And I know that your side is trying desperately to spread the notion that the Republicans are wedded to the status quo, but it simply is not the case no matter how much you wish it were so. Obama could have had a health care bill if he had brought along Republicans and limited the bills reach to prohibiting denial of coverage for pre-existing conditions, allowing insurance to be sold across state lines, providing some degree of tort reform to protect doctors and keep insurance premiums reasonable, and figuring out a way to subsidize health insurance for poor and middle-class. He, Pelosi, and Reid decided instead to ram through a bill that serves as a monument to their inflated egos, and they are now enmeshed in a problem entirely of their own making.

    JVW (48cbba)

  21. JVW Your last post is completely unintelligible to me.. you say..

    big business is at worst agnostic to Obama/Pelosi/ReidCare and probably mostly supportive of it

    I dont understand that… antagonistic and supportive at the same time??..

    you seem to attack big business when you say..

    They already pay for health benefits for their workers, so they would love nothing more than to (1) force a new mandate on their smaller competitors who would now have to buy coverage and (2) off-load a lot of their more expensive premiums to some nebulous government public option that will eventually come to light.

    but then you say “you (meaning me) are still recycling the anti-corporate rhetoric you learned during the McGovern campaign, right?

    Which seems like you are chiding me for being anti business which is strange right after your previous statement in which you yourself attack big business!!!??? ..

    Then you somehow weave in something about small business and your concern for it in the face of big business.. something which is at total odds with Republican policy which currently favors big business since only they can hammer down the insurance companies..and which again seems like an attack on Big Business..something that you accused me of doing.

    Honestly, I dont understand you.. honestly..not trying to be difficult.. your post is a mystery to me.. I think the basic message is You hate Democrats.. period.

    VietnamEraVet (9f20cf)

  22. VietnamEraVet – so far, *you* are the only one here who “disrespects all Vietnam Era vets with the stereotype that they are all drug addicts” – I merely observed that 1) *you* seem to have gotten your ‘dosage’ in the wrong ranges and 2) *you* don’t sound (to me, at least) like a veteran of *any* foreign war …

    Or, as is said nowadays – Defensive, much, VietnamEraVet ?

    Perhaps you might consider the CBO estimates of the effectiveness and value of Tort Reform – a type of reform supported by Republicans consistently throughout the years – estimates here – genuine reform which would help both Health Care and help reduce future federal budget deficits …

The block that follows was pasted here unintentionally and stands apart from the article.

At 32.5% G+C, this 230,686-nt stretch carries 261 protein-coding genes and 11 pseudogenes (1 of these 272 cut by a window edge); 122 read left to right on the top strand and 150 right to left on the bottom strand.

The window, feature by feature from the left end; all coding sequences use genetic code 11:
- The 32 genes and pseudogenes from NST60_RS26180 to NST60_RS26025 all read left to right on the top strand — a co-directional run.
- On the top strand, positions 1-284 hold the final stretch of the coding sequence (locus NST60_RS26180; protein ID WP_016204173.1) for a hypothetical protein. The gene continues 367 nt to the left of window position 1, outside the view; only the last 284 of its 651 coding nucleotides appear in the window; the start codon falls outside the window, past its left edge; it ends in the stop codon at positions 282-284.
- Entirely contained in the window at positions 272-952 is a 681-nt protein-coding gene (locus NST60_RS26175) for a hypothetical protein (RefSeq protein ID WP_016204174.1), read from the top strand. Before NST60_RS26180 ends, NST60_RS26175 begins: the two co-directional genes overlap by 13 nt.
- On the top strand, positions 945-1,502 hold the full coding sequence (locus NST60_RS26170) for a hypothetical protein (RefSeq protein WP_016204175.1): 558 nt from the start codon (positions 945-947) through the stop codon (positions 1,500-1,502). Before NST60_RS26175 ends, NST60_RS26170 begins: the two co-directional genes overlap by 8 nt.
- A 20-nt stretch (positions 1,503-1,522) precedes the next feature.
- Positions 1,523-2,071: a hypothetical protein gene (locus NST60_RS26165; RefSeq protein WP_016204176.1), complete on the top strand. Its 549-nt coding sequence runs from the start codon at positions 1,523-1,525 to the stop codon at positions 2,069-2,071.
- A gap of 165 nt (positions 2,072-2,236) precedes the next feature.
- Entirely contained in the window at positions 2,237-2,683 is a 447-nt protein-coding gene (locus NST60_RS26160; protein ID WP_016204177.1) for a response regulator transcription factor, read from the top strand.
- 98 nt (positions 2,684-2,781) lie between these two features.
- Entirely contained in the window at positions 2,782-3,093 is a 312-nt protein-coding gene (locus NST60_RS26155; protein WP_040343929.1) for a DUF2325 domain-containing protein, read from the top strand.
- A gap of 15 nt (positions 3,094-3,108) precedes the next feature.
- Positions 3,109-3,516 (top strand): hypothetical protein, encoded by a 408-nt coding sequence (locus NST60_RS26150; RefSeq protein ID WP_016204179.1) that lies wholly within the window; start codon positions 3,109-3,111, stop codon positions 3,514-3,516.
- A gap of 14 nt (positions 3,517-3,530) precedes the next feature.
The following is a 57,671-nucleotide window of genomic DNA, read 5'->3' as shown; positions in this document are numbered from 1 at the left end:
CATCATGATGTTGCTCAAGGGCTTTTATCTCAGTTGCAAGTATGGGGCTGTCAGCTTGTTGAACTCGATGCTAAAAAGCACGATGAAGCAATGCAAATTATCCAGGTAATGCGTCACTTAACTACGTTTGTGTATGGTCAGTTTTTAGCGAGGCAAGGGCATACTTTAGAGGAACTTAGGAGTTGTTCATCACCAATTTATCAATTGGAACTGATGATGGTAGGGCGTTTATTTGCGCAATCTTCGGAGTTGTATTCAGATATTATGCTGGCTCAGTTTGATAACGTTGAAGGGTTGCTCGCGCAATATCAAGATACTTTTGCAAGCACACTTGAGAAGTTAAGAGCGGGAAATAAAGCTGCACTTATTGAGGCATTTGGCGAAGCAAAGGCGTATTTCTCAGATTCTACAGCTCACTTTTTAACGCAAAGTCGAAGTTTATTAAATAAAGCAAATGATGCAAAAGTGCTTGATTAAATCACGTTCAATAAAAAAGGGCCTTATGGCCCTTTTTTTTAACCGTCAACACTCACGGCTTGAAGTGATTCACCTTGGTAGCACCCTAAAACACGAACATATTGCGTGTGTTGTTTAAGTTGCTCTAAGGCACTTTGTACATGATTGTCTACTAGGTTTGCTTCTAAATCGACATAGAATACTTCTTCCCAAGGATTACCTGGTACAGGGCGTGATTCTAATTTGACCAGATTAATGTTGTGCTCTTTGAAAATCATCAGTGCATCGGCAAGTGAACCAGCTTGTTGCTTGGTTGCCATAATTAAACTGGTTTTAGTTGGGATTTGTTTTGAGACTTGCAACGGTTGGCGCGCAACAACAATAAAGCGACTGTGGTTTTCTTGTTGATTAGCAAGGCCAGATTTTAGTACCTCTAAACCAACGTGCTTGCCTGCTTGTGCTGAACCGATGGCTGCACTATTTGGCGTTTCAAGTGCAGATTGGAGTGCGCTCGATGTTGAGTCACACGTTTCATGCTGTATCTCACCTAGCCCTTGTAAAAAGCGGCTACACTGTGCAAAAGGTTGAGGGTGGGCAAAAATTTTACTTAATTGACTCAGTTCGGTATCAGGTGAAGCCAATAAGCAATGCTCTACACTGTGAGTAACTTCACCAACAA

Alasdair (d14120)

  23. JVW you are just not telling the story the way it really is but instead relying on talking points. Democrats did reach out to Republicans but Rs wanted to destroy the bill from day one saying its defeat would be Obamas waterloo.. Remember that? Democrats scuttled single payer, then the pubic option and then the possible expansion of Medicare because of Conservative objections but still have not gained one single Republican vote.

    Meanwhile Republicans spread the word that death panels were in place and complained first that the bill was too big and then covered too few.
    They organized Tea Parties and compared health care reform to Nazi Germany and Pol Pot and scared seniors will all kinds of talk about the horrible things that would happen. Now Repubicans say they would have gladly contributed if only the Democrats had asked them to take part. Who the hell do they think they are kidding?

    VietnamEraVet (9f20cf)

  24. alasdair I dont care to discuss anything with you..

    VietnamEraVet (9f20cf)

  25. alasdair i said I dont care to talk with you but I have to just remark that I just noticed your remark about me not sounding like a vet. How the hell do you know what a vet is or is no supposed to sound like!! and what a hoot you to say

    I merely observed that 1) *you* seem to have gotten your ‘dosage’ in the wrong ranges

    and deny that is drug stereotyping!!

    I am out of here..

    VietnamEraVet (9f20cf)

  26. VEV, we are accusing each other of recycling talking points, but here is my response to your claim about Republicans not working with Democrats: Do you really think that there was no way Dems could have gotten an “aye” vote from Olympia Snowe, Susan Collins, or one or two other “moderate” Republicans? Snowe and Collins were chompin’ at the bit to show bipartisanship and support the bill, but Fancy Nancy and Dingy Harry decided they would move it to the far reaches of the left. Sorry, but if this bill fails then it can’t be pinned on anyone else but the White House and the majority party in Congress. Your notions of nasty Republicans blocking the noble Dems is just so much hooey.